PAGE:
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Top Ten Reasons to Use Flow Cytometry for Preclinical Development

Posted on: October 18, 2016

10. Flow cytometry is more fun than running 500 ELISAs.

Admit it, ELISAs are a great tool for measuring antibody titers, but flow cytometry is the way to go when it comes to measuring cell-based parameters such as cytokines or receptor occupancy.

Top Ten Reasons to Use Flow Cytometry for Preclinical Development9. You’d rather not spend your weekend counting cells by looking through a microscope.

Counting cells can be a slow and tedious process, but using accurate cell counts is an essential part of most experimental protocols. Now cells can be counted accurately and quickly on a flow cytometer using bead-based cell counting protocols.

8. You want to narrow down your number of experimental candidates.

If you are testing experimental drugs or therapeutics in vitro or using animal models, flow cytometry is an excellent tool for determining mechanisms of action (such as ADCP, ADCC, CDC, apoptosis or trogocytosis) or measuring how different immune cell populations respond to the therapeutic itself.

7. You need to screen four dozen hybridoma clones!

Hybridoma clones are a valuable source of monoclonal antibodies, but the hybridoma screening process can be time-consuming and frustrating. Flow cytometry is a sensitive and rapid way to screen for antibody production by hybridoma clones.

6. You heard about a new cytokine at a conference, and you want to check it out in your preclinical experiments.

Multi-parametric flow cytometry is a flexible and customizable platform and is only constrained by the wavelengths that can be detected on your cytometer. New antibodies can be added to create an intracellular cytokine staining panel, so long as the fluorochrome conjugated to the antibody doesn’t overlap with the emission spectra of any other fluorochromes used in the panel.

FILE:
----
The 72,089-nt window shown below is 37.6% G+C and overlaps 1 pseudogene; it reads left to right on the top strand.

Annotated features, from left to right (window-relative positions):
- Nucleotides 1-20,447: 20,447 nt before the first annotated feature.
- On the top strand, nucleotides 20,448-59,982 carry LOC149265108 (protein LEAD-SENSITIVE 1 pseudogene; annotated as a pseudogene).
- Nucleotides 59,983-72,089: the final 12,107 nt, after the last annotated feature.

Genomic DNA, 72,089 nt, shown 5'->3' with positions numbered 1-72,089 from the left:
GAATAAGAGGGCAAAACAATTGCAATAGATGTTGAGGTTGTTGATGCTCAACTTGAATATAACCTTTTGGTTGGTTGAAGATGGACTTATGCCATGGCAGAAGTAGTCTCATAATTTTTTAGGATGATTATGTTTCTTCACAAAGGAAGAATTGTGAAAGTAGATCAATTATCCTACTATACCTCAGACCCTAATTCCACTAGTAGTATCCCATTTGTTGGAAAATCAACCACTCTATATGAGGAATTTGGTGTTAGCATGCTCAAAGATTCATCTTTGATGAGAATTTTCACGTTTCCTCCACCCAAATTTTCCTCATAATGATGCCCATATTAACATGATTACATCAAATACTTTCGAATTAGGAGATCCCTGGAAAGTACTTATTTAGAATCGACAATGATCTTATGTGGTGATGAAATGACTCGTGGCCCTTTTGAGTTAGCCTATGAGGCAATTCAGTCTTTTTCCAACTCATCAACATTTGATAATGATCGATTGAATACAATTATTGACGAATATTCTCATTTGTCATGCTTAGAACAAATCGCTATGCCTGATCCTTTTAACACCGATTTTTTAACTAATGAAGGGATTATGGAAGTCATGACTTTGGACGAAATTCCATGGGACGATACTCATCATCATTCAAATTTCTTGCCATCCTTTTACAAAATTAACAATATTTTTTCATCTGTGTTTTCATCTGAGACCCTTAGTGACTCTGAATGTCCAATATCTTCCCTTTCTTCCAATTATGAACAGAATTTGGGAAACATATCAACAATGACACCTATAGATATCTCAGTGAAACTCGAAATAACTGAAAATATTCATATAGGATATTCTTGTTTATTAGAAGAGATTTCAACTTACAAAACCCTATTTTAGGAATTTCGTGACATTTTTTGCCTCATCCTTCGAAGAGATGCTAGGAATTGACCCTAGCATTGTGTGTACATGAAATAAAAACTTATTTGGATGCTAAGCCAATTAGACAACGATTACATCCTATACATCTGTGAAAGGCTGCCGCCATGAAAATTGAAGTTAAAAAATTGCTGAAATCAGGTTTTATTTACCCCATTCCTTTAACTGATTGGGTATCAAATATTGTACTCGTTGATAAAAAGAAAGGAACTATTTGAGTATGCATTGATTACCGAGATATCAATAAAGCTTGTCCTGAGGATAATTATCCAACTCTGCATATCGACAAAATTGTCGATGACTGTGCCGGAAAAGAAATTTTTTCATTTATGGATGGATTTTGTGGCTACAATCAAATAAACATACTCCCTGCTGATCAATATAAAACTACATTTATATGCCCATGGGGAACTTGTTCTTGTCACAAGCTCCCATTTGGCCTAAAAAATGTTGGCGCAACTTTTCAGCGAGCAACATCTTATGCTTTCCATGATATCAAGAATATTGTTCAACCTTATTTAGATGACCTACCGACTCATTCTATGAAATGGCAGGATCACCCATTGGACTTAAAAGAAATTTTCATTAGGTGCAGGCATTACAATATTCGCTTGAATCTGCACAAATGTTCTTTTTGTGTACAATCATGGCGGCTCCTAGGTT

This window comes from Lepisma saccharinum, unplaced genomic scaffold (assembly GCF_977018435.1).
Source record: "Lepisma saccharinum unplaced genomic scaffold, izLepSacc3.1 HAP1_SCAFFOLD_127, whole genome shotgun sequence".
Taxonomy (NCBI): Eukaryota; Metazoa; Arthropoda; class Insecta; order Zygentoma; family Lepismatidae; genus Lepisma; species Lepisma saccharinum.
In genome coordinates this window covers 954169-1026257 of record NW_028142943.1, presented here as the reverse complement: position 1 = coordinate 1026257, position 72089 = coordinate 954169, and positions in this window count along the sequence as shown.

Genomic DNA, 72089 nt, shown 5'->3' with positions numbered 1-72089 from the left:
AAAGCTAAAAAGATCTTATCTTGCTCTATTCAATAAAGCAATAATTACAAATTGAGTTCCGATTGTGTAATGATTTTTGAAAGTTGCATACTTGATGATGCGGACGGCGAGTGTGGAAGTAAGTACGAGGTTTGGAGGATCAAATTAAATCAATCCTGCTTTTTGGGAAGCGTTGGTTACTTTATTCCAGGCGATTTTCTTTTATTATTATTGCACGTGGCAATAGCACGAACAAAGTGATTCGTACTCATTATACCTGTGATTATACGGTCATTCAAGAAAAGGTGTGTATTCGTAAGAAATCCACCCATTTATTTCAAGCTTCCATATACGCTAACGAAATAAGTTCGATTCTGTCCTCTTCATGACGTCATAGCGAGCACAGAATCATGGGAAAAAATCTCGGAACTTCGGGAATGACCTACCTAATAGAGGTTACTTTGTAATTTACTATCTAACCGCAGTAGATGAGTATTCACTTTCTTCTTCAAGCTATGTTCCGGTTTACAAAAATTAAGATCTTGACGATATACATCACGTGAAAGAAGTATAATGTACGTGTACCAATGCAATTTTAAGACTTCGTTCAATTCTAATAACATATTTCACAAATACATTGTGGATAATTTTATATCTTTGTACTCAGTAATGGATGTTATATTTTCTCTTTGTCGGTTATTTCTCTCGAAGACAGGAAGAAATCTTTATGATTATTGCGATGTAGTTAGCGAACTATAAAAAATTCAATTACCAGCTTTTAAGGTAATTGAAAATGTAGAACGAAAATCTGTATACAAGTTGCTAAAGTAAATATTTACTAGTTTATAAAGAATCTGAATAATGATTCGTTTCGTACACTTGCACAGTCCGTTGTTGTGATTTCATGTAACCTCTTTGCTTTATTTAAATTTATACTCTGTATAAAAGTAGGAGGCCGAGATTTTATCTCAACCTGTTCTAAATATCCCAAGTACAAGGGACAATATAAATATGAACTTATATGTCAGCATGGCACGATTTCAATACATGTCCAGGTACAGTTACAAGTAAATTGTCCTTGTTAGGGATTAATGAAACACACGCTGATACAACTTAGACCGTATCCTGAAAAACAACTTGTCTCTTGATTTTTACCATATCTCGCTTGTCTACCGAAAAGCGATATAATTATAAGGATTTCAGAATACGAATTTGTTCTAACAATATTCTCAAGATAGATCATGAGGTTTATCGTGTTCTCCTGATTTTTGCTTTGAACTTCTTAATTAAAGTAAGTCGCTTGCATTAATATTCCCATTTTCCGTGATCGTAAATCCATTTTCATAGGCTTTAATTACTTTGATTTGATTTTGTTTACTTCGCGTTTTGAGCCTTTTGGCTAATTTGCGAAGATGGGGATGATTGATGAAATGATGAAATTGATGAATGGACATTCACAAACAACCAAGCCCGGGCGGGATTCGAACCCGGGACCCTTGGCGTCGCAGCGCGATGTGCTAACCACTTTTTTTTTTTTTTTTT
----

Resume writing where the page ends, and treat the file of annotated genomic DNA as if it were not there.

5. You want to see what’s going on in the blood.

Techniques now exist that allow you to look at cells in whole blood without even having to separate white blood cells from other cell fractions. Whole blood assays are an excellent way to screen potential drug or biologic candidates, and can be used for toxicological and safety screening as well as determining therapeutic doses for experimental drugs.

4. You need a pure source of CD4+ T cells for your next experiment.

Cell sorting detects immune cells in a similar to flow cytometry, but it allows you to sort and collect pure populations of viable cells for downstream analysis such as functional analysis or gene expression profiling.

3. You are in the middle of a big preclinical vaccination study in animal models and you want a glimpse into what the immune responses look like.

Using flow cytometry, you can analyze small volumes of blood or cell suspensions and measure multiple cell populations in one experiment, like cytotoxic CD8+ T cells, memory T cells and regulatory T cells.

2. You need to do preclinical toxicology and safety screening.

You are getting ready to start a clinical trial and you can use validated flow cytometry assays for your toxicological and safety tests. You may discover that a target molecule you measure with a validated assay for one of your animal models does not cross-react sufficiently with the human counterpart, so you’ll need to redevelop a validated assay for your clinical samples.

1. Everyone else is using flow cytometry... why not me?

You read about flow cytometry in all the latest papers and hear about it at conferences. Flow cytometry gives you unparalleled insight into the immune system, which can be instrumental to advancing preclinical research. Consider incorporating flow cytometry into your next preclinical study.

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